REVIEW: ‘Slaughter Day’ is Proof People Should Make More Movies with Their Friends

The 1991 classic, ‘Slaughter Day,’ is full of terrible acting, but contains a certain charm to it that makes it worth a watch.

The horror genre is known to dip into low-budget territory, but 1991’s Slaughter Day is on a completely new level. Written by the brothers Blake and Brent Cousins, and directed by the latter, this insanely obscure little gem is now available on Blu-Ray disc for the very first time – even if it still looks like a home video from another world. For the uninitiated, and there are probably a lot of uninitiated, Slaughter Day is a micro-budget movie shot with consumer-grade equipment about a pair of teenagers who find themselves battling a group of murderous construction workers after they’re possessed by forces flowing from a mysterious occult book. It’s only about an hour long, and it somehow still manages to be filled with both the worst acting and craziest action sequences ever put to, what appears to be, a camcorder, in history.

Yet, there’s something undeniably charming about the ingenuity behind Slaughter Day. There’s a sense that the cast and crew of this film had no interest in making it big or popular. Instead, it very much feels like a group of friends finding a way to have as much fun as possible over summer vacation. Whether that’s actually the case remains a mystery to most, but at the very least, it injects the project with a certain aura that makes it easier to swallow the fact it also comes off like an over-done class assignment. Like watching a child show someone something they’re proud of, Slaughter Day makes one sit back and gaze on with a smirk that says, “honestly, good for them.”

At a certain point in the picture, the story switches gears and becomes an absolutely bonkers, balls-to-the-wall action flick. This point, maybe twenty or so minutes into the runtime, is when Slaughter Day really comes into its own, and a viewer starts to understand why it received a re-release 30 years later. Cousins and his team pull off the kind of stunts and effects most kids merely dream of doing in their backyards growing up. The amount of effort and creativity put into crafting something like, say, a man folding in half and being sucked into a magic book, is astounding. The camera work is also surprisingly impressive for the limitations of the brother’s technology at the time. Early on, most shots are clearly replicas of ones seen in grander, theatrically released films of the era, but as Slaughter Day plays out, the filming techniques appear to become more complicated and start to leave audiences wondering how two kids from Hawaii might have made them happen.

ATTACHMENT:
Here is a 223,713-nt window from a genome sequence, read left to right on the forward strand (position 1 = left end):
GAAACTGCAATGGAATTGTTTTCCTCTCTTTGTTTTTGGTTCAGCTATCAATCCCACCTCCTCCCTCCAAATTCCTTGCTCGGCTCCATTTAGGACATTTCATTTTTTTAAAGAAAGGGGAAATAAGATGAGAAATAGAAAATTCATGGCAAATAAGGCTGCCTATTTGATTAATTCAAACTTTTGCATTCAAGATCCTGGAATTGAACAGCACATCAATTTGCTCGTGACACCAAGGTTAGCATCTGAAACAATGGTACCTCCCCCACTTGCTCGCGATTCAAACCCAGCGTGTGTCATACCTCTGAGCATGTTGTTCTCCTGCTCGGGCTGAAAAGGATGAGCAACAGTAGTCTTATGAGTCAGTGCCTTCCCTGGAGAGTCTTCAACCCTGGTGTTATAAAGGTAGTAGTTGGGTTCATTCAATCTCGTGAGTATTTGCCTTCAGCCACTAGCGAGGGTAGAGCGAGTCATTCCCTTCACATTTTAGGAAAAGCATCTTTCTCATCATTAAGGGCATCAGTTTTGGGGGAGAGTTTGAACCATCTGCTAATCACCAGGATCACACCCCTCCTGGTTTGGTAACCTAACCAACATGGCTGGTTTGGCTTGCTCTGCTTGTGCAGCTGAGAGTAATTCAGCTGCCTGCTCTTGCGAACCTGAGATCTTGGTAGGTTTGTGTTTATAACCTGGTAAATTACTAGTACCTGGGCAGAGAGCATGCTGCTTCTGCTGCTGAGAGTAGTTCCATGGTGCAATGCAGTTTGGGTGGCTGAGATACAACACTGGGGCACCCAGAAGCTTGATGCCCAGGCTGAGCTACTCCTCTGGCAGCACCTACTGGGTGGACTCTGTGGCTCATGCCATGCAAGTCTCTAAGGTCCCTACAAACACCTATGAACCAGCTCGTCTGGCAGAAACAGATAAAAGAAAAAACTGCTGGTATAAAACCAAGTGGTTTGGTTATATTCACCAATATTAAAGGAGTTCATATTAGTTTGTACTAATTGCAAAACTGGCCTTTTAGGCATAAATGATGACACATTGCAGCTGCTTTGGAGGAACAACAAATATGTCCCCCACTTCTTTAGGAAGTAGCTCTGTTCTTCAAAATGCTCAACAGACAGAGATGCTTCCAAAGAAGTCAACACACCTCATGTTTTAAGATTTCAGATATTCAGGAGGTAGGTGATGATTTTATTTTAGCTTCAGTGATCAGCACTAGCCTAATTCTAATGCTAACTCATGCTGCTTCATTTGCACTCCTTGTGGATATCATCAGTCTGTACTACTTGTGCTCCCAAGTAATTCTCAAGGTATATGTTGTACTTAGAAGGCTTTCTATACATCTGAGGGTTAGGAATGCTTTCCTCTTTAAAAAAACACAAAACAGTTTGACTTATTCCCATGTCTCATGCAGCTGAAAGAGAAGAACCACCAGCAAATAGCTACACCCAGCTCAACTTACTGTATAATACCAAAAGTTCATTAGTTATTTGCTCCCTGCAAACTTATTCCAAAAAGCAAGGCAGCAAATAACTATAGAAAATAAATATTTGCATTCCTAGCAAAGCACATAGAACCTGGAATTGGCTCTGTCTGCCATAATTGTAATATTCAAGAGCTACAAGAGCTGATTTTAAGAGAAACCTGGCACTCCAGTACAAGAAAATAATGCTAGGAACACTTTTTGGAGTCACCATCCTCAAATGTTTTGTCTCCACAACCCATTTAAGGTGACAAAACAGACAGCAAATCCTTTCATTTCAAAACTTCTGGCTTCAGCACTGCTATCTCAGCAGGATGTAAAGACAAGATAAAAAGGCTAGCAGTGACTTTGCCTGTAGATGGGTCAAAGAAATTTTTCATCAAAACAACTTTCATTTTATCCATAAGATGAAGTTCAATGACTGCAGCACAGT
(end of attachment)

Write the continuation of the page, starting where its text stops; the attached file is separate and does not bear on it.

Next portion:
It’s Always Sunny in Philadelphia creator Rob McElhenney has long been a champion for, quote, “making your own stuff.” He argues that, if a person has an idea of what they’d like to see and they can’t get anyone else to make it, they should just do it themselves and see what happens. That’s how Sunny began its remarkable 15-season run, with a micro-budget home video shot on a crappy camera by McElhenney and his friends. It’s a lovely story, and one that seems to be in line with the mentality the Cousins brothers had almost 15 years before Sunny ever aired. The childlike wonderment and originality of Slaughter Day is proof that one never knows what they’re capable of producing until they just do it. It’s an ode to making art with people you love, simply because you all love making art. After all, people never know where their creations might take them. Maybe one day, someone else throws together a little passion project in their backyard, and 30 years after that, it gets its very own Blu-Ray Collector’s Edition.

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